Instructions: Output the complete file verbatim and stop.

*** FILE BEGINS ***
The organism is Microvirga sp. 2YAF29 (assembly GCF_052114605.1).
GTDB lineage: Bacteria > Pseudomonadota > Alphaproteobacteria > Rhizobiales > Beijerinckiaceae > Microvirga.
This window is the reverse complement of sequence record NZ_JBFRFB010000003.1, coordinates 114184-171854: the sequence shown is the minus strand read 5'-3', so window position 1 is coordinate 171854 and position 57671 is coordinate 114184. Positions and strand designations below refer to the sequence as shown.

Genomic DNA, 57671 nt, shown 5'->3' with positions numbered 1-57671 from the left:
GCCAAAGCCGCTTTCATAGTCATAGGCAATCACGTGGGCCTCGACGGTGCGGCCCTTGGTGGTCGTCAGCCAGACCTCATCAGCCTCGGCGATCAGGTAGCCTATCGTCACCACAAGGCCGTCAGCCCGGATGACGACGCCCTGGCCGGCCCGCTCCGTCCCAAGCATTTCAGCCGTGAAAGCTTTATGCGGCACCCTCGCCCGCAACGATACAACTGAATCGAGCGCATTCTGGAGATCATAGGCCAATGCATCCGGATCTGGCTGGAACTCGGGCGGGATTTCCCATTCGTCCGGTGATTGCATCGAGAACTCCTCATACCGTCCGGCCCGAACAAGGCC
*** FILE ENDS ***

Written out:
The organism is Microvirga sp. 2YAF29 (assembly GCF_052114605.1).
GTDB lineage: Bacteria > Pseudomonadota > Alphaproteobacteria > Rhizobiales > Beijerinckiaceae > Microvirga.
This window is the reverse complement of sequence record NZ_JBFRFB010000003.1, coordinates 114184-171854: the sequence shown is the minus strand read 5'-3', so window position 1 is coordinate 171854 and position 57671 is coordinate 114184. Positions and strand designations below refer to the sequence as shown.

Genomic DNA, 57671 nt, shown 5'->3' with positions numbered 1-57671 from the left:
GCCAAAGCCGCTTTCATAGTCATAGGCAATCACGTGGGCCTCGACGGTGCGGCCCTTGGTGGTCGTCAGCCAGACCTCATCAGCCTCGGCGATCAGGTAGCCTATCGTCACCACAAGGCCGTCAGCCCGGATGACGACGCCCTGGCCGGCCCGCTCCGTCCCAAGCATTTCAGCCGTGAAAGCTTTATGCGGCACCCTCGCCCGCAACGATACAACTGAATCGAGCGCATTCTGGAGATCATAGGCCAATGCATCCGGATCTGGCTGGAACTCGGGCGGGATTTCCCATTCGTCCGGTGATTGCATCGAGAACTCCTCATACCGTCCGGCCCGAACAAGGCC